A theme for the 2019 World Economic Forum’s (WEF) annual meeting in Davos, Switzerland was the “Fourth Industrial Revolution.” It was concerned with how a combination of technologies are changing the way we live, work and interact. Few people in attendance could imagine how quickly the ideas would transition from an emerging trend to thrust upon us.
The term “Fourth Industrial Revolution” was coined by Klaus Schwab, founder and executive chairman of the WEF in 2016, and refers to how technological changes are drastically altering how individuals, companies and governments operate. These, in turn, lead to societal transformation through impacts on the way we live, work and interact. COVID-19 converted the conversations and presentations into our present-day lives.
Schwab explains it as a technological revolution that is blurring the lines between physical, digital and biological spheres. It involves technologies like mobile devices, AI, IoT, healthcare and biometrics. Today, wearable devices—like the Garmins and Apple watches that measure blood oxygen levels, along with contact tracing apps for COVID patients—illustrate the trend.
You have heard of boom towns; now we are seeing the explosive growth of Zoom towns. With more people given the option to work remotely, people are moving to the coast, the mountains or that quaint arts town. That’s a Zoom town, somewhere better to live because of easy access to recreation, scenery, hobbies or just a more cost-effective location.
COVID-19 has created some clear winners and losers in business, and it will be interesting to see if the trends continue after a vaccine gains sufficient adoption. The term “K-shaped recovery” has been coined to describe the divergence of fortunes.
The letter “K” has one stroke trending down like the businesses negatively impacted, and one trending up. Airlines, gyms and restaurants have been affected terribly. Yet, online shopping, credit cards and streaming services have seen business and profits soar. Will things return to how they were, or has widespread digital transformation been given a 5 to 10-year acceleration?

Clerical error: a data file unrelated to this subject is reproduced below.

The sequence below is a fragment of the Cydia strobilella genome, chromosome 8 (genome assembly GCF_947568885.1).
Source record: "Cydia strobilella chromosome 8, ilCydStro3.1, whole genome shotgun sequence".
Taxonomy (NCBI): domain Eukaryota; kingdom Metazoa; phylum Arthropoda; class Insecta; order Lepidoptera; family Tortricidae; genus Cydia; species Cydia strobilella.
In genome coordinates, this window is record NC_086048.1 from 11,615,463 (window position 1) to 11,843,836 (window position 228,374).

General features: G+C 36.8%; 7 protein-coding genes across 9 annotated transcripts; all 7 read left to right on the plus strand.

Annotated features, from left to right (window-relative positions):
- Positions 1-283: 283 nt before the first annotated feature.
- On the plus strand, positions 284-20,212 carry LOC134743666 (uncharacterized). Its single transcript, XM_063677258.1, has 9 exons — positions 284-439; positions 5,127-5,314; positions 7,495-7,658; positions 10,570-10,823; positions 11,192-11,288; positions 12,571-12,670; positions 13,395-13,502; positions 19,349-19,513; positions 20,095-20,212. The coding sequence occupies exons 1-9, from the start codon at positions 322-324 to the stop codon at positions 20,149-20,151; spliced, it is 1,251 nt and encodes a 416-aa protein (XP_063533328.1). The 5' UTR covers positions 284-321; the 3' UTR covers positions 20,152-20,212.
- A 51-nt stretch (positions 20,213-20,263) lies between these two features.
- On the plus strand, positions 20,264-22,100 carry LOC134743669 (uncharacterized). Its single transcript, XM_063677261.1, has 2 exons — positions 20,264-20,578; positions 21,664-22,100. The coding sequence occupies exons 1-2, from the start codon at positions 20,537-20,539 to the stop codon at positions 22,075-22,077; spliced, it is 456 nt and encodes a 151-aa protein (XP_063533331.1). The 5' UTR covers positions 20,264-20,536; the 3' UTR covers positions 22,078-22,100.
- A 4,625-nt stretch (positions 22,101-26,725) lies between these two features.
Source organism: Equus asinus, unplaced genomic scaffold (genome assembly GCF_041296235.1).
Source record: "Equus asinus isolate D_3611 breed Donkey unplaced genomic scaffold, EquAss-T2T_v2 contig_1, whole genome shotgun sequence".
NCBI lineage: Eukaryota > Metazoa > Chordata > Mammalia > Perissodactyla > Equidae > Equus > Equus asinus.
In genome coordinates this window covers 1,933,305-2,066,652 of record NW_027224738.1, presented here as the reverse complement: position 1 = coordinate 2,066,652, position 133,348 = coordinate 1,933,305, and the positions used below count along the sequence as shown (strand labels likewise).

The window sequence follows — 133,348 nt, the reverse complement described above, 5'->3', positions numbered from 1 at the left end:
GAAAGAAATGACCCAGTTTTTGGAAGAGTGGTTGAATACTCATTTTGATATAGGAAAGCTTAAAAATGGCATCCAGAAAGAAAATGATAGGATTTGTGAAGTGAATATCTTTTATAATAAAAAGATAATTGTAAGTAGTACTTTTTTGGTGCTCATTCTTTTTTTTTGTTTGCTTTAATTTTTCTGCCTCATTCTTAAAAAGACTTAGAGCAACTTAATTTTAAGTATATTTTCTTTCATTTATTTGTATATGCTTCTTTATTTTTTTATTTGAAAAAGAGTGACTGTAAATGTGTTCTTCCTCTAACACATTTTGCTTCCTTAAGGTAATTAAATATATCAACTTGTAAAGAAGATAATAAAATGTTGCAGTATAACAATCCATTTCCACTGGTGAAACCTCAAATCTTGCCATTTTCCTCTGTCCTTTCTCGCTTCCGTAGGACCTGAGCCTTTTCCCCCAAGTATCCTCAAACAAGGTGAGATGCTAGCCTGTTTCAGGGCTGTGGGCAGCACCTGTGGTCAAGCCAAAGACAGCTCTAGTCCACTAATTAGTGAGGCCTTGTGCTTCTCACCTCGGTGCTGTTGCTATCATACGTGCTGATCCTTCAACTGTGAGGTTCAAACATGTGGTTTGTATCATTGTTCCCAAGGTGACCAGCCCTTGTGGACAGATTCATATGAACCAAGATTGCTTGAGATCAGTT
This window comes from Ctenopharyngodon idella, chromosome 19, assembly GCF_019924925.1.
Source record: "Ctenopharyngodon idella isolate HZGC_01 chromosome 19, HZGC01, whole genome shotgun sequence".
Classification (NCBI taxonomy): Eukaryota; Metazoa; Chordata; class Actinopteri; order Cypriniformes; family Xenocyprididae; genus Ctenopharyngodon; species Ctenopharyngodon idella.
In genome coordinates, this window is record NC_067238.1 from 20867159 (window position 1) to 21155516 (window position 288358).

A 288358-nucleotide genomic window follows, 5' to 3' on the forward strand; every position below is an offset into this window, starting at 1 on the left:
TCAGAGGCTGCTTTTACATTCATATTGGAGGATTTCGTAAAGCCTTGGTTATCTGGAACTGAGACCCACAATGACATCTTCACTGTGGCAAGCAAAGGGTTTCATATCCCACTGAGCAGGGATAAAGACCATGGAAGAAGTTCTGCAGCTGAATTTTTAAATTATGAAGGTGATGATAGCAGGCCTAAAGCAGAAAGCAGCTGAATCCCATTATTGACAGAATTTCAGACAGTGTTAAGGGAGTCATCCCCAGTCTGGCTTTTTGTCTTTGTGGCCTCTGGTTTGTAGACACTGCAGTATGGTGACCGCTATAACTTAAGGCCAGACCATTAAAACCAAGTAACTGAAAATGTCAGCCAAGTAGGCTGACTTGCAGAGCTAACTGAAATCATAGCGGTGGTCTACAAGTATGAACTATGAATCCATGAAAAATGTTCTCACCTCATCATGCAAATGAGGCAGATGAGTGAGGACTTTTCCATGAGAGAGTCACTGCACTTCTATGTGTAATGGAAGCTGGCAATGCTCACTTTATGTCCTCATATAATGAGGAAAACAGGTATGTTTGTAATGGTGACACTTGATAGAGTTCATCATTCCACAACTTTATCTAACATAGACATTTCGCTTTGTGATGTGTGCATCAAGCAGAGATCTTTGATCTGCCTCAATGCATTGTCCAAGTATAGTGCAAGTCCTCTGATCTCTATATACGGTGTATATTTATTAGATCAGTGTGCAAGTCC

While things should stabilize, when a disruptive force enters the market place, it is rarely the same afterward. Organizations will not unlearn what they learned about office space cost savings. Nor will businesses be the same. While COVID-19 impacted all business around the same time as lockdown, the recovery rates will likely be desynchronized.
It will also be a lopsided recovery. White-collar office work will recover before blue-collar service work. Organizations working remotely do not need as many security, maintenance and cleaning service workers. Transportation and food service jobs are also depressed. Unfortunately, these traditionally lower-paid workers will feel the effects for longer than digital office workers.
From Managing Change to Navigating Complexity
The term “managing change” is not currently helpful. It implies there is an ordered process to it—and best practices to apply in our environment. In fact, there is too much uncertainty to reliably predict cause and effect. We need a better thinking tool.
Dave Snowden’s Cynefin model is just that—it is a thinking tool or conceptual framework. Cynefin is a Welsh word for habitat, and it helps us make sense of our environment.
The Cynefin model describes a continuum from region 1) Simple environments, where cause and effect are predictable and best practices apply, all the way through to 4) Chaos and 5) Disorder. As situations move from the Simple domain into 2) Complicated and 3) Complex environments, we may not be able to predict why things happen at the time, and they may only become explainable afterward.
Probably few people made the connection that a global pandemic would lead to record bicycle sales. However, in hindsight, it seems a logical outcome from closing gyms and restricting team sports.
As complexity rises, best practices disappear as there is no universal best approach. Instead, what to do very much depends on the situation. Lean startup, design thinking and agile approaches work well in the Complicated and Complex domains. With their short build-feedback cycles, they explore a solution space via experiments that probe, sense and respond to success and failure. Instead of best practices, they supply a set of useful practices that could help us.
As uncertainty rises further, cause and effect are not predictable in advance. So instead of describing this whole landscape as managing change, perhaps a term such as “navigating complexity” is more appropriate.
Many people associate the Project Management Institute (PMI) with working in the 1) Simple domain for knowable-projects and recommending best practices. This is indeed its origin and focus, but it also provides guidance for more complex environments.
Navigating Complexity: A Practice Guide is a good starting point. It provides models for combining critical thinking with assessment tools and useful practices to help deal with varying levels of ambiguity, such as the model shown below:
What Happens Next
We can’t put the genie back in the bottle. We are looking at an increasingly digitized future. We will also see continued change as the social impacts of different behaviors play out in the market place.
It is reasonable to ask, “What does any of this have to do with project management?” and I can only answer with “Nothing and everything.” It will impact our workspaces, our teams and the types of projects we work on. While the changes are at the macroeconomic level, the impacts are experienced every day by everyone.
Digitization, deurbanization, divergent recoveries will shape the next 5 years. Much of the transformation, revitalization and growth will be accomplished through projects. Project managers can help organizations recover and prosper by navigating the complexity and mastering remote, digital-focused teams and tools.